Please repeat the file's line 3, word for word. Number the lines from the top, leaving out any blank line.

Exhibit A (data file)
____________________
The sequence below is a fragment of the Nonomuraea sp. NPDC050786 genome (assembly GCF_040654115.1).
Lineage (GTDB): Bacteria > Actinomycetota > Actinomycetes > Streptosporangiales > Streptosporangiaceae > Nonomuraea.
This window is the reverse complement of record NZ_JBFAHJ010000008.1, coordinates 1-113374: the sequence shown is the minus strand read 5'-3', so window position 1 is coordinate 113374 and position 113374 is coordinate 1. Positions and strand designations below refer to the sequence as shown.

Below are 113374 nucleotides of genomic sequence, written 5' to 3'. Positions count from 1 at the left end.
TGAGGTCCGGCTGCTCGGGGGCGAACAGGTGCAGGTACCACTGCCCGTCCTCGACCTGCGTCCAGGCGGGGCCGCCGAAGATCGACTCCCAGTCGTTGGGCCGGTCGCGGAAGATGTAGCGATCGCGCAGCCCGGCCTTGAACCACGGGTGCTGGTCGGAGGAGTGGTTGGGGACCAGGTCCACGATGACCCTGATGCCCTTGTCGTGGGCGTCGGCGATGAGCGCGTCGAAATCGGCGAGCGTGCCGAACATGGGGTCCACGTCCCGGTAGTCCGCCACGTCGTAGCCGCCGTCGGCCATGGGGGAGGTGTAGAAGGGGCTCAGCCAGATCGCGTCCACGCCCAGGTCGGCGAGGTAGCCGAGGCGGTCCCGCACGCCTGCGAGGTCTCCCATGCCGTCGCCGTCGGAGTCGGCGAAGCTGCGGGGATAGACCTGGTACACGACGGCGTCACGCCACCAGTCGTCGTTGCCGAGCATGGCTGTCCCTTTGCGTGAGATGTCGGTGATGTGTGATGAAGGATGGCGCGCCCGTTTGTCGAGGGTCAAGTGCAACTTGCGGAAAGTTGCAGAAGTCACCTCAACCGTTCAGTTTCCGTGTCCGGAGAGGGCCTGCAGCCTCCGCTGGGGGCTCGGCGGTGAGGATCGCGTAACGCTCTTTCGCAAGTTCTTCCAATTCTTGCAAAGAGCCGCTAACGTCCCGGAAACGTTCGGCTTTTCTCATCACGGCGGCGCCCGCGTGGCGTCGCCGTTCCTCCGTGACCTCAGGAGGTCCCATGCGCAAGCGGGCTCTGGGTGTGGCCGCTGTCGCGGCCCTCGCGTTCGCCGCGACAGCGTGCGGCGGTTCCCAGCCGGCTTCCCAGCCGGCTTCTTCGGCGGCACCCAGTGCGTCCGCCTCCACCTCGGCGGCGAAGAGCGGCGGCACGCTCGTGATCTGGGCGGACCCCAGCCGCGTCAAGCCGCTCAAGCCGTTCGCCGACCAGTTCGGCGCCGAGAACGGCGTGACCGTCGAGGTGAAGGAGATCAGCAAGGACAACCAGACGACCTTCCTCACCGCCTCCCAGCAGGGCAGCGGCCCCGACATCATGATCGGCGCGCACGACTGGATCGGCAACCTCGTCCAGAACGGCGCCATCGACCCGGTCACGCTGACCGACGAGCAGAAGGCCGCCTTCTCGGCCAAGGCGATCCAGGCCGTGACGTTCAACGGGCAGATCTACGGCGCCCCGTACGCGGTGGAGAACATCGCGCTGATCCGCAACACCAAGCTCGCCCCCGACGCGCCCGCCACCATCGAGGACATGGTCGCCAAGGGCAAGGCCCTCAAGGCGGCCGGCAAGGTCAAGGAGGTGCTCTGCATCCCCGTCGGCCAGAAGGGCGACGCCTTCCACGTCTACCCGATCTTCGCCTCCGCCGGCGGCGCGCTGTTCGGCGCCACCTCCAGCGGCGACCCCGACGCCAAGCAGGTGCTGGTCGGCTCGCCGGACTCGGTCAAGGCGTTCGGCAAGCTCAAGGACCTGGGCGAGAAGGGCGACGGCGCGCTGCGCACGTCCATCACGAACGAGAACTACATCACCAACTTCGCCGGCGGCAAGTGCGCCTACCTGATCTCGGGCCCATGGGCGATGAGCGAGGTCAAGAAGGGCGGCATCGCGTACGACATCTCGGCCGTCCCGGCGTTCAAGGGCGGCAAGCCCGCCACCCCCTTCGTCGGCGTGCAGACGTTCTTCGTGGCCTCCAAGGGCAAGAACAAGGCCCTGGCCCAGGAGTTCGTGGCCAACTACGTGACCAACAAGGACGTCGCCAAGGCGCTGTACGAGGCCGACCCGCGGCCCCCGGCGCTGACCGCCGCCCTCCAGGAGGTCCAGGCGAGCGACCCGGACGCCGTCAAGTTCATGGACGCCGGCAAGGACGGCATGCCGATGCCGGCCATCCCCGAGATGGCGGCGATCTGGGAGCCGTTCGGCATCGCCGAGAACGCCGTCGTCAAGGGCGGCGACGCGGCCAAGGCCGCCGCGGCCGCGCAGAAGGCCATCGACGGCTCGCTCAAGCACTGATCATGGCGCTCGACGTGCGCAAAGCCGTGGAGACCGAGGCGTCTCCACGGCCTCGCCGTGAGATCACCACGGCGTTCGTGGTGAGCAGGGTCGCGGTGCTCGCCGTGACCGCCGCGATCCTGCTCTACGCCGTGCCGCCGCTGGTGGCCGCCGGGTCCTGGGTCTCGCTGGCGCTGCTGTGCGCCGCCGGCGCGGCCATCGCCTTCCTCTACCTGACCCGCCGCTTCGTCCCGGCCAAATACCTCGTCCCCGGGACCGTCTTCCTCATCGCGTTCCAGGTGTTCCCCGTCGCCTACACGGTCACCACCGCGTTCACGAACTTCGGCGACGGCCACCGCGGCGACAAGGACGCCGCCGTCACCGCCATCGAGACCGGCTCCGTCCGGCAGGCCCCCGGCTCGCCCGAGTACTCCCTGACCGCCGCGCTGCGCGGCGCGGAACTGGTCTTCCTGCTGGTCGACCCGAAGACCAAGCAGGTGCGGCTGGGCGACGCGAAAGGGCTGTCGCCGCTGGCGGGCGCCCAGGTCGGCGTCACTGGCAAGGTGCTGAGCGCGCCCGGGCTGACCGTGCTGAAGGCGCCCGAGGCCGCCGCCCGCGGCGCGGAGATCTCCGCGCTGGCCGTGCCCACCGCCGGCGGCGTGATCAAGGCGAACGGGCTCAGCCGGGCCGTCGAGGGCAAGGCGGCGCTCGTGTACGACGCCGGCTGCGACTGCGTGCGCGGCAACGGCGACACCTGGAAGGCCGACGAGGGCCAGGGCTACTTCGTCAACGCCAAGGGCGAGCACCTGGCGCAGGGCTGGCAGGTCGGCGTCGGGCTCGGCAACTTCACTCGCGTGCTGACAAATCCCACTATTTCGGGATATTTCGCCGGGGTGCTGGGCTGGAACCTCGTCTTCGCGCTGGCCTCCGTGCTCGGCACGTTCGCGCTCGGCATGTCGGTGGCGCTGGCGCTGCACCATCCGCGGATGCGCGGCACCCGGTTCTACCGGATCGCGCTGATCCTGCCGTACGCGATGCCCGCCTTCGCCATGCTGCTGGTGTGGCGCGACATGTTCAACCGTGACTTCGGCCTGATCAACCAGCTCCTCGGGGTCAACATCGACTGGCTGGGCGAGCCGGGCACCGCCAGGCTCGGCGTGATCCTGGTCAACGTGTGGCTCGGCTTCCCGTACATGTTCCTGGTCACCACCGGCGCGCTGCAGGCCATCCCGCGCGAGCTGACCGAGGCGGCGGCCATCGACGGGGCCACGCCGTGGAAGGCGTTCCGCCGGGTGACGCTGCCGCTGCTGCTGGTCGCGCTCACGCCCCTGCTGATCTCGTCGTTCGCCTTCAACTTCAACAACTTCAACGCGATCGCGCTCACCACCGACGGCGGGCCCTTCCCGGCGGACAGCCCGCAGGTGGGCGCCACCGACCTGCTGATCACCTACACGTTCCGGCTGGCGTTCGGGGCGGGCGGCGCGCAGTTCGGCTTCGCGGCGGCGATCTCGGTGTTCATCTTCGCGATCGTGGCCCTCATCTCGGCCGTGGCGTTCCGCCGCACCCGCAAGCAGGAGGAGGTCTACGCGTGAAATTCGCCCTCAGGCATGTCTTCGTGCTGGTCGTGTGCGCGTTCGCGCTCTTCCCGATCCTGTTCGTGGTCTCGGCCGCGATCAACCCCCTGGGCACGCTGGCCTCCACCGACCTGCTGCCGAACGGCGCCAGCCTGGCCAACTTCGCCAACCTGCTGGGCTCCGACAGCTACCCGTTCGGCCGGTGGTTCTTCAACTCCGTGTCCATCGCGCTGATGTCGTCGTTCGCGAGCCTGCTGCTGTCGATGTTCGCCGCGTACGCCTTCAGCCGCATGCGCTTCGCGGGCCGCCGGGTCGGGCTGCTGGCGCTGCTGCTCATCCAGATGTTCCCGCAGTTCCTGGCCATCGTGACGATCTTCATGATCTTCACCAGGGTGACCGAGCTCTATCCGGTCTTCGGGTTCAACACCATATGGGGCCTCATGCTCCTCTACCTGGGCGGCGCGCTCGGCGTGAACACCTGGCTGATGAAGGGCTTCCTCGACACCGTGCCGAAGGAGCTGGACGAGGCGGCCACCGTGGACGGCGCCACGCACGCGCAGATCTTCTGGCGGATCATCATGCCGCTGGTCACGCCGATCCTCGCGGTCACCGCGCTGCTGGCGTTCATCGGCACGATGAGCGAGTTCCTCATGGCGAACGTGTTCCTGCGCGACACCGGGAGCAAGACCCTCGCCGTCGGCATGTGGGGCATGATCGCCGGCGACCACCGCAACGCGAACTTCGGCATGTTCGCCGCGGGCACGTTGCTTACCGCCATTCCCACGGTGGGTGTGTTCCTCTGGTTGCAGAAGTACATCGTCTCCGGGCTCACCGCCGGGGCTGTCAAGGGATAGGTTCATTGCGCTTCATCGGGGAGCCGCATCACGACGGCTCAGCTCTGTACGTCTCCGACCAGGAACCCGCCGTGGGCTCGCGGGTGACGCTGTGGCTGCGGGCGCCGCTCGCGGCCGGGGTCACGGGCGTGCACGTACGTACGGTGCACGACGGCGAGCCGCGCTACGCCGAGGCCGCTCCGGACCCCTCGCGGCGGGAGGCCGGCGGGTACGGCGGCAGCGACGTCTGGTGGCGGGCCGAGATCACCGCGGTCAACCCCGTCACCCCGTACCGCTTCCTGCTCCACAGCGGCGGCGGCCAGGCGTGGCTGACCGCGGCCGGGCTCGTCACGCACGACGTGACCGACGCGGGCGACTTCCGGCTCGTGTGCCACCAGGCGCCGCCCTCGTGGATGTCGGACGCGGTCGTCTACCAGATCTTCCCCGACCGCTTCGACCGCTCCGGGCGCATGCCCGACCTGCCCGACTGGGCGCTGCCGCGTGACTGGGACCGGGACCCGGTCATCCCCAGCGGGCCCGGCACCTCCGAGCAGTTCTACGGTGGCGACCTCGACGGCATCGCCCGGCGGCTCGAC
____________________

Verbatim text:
This window is the reverse complement of record NZ_JBFAHJ010000008.1, coordinates 1-113374: the sequence shown is the minus strand read 5'-3', so window position 1 is coordinate 113374 and position 113374 is coordinate 1. Positions and strand designations below refer to the sequence as shown.